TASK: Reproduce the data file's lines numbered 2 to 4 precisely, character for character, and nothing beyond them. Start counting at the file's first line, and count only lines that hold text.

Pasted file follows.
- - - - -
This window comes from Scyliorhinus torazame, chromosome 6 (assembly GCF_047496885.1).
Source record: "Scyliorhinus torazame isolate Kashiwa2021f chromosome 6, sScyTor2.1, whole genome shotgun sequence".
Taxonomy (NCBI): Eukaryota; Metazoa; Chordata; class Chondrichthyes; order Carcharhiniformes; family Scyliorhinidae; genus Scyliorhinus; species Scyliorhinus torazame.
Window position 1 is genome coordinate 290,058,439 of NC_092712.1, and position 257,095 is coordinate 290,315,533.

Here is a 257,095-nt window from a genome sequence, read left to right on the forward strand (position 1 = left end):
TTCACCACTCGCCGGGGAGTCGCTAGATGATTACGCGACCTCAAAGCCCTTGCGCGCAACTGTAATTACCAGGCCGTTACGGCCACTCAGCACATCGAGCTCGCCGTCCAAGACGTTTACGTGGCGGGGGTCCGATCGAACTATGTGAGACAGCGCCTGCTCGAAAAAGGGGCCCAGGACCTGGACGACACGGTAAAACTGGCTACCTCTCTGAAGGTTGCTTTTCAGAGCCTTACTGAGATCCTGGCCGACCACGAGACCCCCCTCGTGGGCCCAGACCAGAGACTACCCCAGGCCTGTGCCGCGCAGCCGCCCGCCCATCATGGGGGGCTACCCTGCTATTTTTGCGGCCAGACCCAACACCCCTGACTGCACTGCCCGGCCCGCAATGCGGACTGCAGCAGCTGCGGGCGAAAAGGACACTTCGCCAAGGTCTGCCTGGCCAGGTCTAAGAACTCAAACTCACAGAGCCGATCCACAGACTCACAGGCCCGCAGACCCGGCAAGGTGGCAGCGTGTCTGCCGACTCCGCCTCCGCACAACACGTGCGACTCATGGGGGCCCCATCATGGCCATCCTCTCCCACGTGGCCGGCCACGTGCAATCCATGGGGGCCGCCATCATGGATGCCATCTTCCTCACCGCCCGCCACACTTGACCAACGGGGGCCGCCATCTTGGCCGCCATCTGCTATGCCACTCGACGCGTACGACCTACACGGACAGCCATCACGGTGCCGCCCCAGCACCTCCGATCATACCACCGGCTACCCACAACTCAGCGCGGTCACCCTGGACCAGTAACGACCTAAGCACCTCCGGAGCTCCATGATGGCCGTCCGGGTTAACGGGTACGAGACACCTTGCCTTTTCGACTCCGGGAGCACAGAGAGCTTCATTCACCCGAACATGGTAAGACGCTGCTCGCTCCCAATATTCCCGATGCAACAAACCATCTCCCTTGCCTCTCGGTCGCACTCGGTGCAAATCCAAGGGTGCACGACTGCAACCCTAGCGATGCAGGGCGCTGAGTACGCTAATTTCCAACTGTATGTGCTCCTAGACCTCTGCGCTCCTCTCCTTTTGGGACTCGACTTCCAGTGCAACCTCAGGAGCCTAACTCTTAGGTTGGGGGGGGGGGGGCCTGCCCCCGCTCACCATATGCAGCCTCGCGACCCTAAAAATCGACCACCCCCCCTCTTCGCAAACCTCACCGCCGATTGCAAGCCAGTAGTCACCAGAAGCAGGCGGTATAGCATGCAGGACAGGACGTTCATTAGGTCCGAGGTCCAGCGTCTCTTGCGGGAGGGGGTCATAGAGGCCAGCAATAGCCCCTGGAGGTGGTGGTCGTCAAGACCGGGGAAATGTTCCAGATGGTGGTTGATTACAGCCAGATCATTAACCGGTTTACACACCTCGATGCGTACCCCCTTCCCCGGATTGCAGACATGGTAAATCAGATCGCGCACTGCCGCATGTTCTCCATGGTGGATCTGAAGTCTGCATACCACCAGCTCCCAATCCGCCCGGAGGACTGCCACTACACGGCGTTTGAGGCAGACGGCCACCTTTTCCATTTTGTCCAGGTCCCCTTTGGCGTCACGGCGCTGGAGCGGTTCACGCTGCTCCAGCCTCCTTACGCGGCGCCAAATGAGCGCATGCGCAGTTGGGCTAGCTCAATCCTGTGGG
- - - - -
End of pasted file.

Source record: "Scyliorhinus torazame isolate Kashiwa2021f chromosome 6, sScyTor2.1, whole genome shotgun sequence".
Taxonomy (NCBI): Eukaryota; Metazoa; Chordata; class Chondrichthyes; order Carcharhiniformes; family Scyliorhinidae; genus Scyliorhinus; species Scyliorhinus torazame.
Window position 1 is genome coordinate 290,058,439 of NC_092712.1, and position 257,095 is coordinate 290,315,533.